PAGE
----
[Outlook]An Indian passage to EnglishThe New York Times recently ran a story about Kenneth Tham, a high school student in California. The American boy is being tutored by an instructor living in India via the Internet. They see each other through a Webcam and speak through a headset; if Kenneth asks a question, the instructor writes down an explanation on a message board.
Kenneth is satisfied with his tutor because his grades have improved more than when he attended a private institute.
There is also another reason he should be happy: It costs less.
Kenneth receives one-on-one instruction for 45 minutes a day, and the fee is only $100 per month. At the private institute he attended, he shared a class with 10 other students, and it cost $500.
When the presidential transition team announced a plan to have all subjects in high schools across Korea taught in English starting in 2010, I was reminded of Kenneth’s story. I thought we could get help from Indian instructors as well.
The transition team’s plan is very ambitious ― to the point of sounding unreasonable. Many measures are being discussed, including exempting young men, whose English is good enough to teach high school students, from military service. But still, it seems impossible to mobilize enough English-speaking teachers for high schools across the country in just two years.
But if we change our perspective a little, we get a different idea. We can’t delay the plan just because it is difficult to achieve. We can’t keep saying that it is impossible because we don’t have enough people to teach all subjects in English.
If Chung Ju-yung, the founder of Hyundai, were alive, he would shout, “Have you tried?”
As the Times article says, Kenneth’s case is no longer particularly unusual. TutorVista, the remote tutoring service Web site that Kenneth uses, has gathered more than 10,000 members in the United States alone in just two years.
Students can be tutored in math, science and English. There are also preparation classes for the Toefl and SAT tests.
Even American students are learning English from Indian tutors. That means India has many talented tutors, even in English.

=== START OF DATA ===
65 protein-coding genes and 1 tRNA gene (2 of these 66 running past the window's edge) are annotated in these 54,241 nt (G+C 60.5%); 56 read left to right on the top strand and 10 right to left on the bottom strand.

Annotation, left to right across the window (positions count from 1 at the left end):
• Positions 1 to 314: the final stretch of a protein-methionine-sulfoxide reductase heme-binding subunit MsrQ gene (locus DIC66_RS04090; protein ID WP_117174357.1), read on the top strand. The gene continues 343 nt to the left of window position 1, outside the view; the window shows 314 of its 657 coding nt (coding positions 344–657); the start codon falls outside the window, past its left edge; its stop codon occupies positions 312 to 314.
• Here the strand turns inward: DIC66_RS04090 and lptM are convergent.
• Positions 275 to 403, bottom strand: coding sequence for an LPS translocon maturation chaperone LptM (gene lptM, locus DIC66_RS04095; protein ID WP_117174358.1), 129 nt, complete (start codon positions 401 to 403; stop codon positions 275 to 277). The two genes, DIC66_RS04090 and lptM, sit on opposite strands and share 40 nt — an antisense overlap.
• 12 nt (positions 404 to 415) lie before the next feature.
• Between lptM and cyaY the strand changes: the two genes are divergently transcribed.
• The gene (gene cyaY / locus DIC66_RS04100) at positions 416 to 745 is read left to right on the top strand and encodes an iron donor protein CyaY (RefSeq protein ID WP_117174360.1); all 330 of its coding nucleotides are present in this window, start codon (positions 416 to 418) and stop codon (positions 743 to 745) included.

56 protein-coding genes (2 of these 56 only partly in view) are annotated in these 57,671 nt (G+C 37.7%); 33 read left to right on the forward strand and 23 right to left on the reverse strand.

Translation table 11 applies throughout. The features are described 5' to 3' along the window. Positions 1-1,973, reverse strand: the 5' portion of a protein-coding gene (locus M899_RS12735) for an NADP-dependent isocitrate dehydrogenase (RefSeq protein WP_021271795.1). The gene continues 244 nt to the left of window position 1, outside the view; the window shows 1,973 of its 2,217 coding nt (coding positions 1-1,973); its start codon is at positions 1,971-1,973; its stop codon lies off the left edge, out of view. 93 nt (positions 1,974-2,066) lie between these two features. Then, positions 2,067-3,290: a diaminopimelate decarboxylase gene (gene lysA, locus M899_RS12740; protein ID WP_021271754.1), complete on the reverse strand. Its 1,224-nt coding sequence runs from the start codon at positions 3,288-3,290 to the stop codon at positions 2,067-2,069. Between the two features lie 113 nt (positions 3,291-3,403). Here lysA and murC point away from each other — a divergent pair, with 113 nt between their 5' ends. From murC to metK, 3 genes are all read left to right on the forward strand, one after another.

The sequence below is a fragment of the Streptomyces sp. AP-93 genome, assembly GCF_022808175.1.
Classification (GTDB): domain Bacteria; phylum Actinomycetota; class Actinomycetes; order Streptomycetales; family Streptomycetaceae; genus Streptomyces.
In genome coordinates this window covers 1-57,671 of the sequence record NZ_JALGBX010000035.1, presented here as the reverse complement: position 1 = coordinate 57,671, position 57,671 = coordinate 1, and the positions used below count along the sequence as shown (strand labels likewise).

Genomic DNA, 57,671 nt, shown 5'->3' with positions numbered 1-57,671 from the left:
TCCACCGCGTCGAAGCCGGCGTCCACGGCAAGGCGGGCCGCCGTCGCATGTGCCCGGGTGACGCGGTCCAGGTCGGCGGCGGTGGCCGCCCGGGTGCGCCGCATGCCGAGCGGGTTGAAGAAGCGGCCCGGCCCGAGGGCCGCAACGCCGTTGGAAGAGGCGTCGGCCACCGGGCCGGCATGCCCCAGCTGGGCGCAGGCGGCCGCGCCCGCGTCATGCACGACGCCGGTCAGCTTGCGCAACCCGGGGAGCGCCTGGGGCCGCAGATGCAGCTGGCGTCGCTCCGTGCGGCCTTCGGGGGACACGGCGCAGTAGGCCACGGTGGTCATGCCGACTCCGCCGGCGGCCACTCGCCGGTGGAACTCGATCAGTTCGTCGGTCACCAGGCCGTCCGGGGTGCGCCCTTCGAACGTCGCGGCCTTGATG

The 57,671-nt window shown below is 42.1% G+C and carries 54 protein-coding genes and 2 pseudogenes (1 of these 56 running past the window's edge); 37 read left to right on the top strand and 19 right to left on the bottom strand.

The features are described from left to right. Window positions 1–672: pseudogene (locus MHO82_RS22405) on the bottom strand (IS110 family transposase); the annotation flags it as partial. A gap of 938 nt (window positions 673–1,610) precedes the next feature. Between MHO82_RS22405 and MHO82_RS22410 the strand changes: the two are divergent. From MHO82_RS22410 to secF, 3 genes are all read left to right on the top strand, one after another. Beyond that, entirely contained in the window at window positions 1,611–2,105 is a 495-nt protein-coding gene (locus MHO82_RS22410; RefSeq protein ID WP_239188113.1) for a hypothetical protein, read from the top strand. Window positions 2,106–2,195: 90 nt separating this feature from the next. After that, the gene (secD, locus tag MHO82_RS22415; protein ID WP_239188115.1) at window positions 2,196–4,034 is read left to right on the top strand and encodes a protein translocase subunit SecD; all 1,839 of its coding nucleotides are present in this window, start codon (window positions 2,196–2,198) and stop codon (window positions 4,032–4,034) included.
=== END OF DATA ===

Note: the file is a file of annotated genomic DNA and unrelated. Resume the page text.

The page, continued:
TutorVista has 1,200 Indian instructors and all of them have master’s degrees or higher in their subjects and have passed qualification tests.
We can solve our English education problems by importing these talented human resources.
Their biggest advantage is the low fees that they charge. In India, the average initial monthly salary for college graduates is between $500 and $1,500. Those who work for foreign or IT companies at which English is an absolute requirement earn $1,500 per month. This means we can hire elite Indian employees for that amount of money without a problem. It has also been proven that Indians excel in math and science. Therefore, they can teach math and science in English.
The vast Indian population also means we don’t need to worry about workforce supply. Among India’s population of 1.1 billion people, around 10 percent can communicate in English. Ten percent of those, more than 10 million people, speak English with a refined British accent.
Nagesh Rao Parthasarathi, the Indian ambassador to Korea, has confidently suggested we invite Indian English tutors in order for South Korea to advance further on the global stage, according to an article in the Jan. 2 issue of the JoongAng Ilbo.
Even though Indians speak English with an accent, he said, what matters most is the capability to understand and ask questions in English, and different accents are not a major problem.
He must be thinking of Korea’s 15 trillion won ($16 billion) English education market, but his idea can’t harm Koreans. We can solve two problems at the same time ― accessing a vast supply of talented English-speaking human resources at a low cost.
Of course, Indian tutors will not solve the entire issue at once, just like special measures exempting people with English skills from military service will not suddenly make the problem disappear. Indian tutors are just one solution among many.
Also, before inviting Indian teachers, we should give incentives to Korean teachers who make efforts to better their English by going abroad or attending private English classes on their own money.
We must also take our time. A plan to achieve a goal within a certain time limit always gives rise to side effects. We need to advance step by step. Just as it takes time to build a house, we must be careful in building our education system, which is the framework of our country.
We can say “It doesn’t work” later. We haven’t tried yet, have we?
*The writer is a deputy political news editor of the JoongAng Ilbo.
by Lee Hoon-beom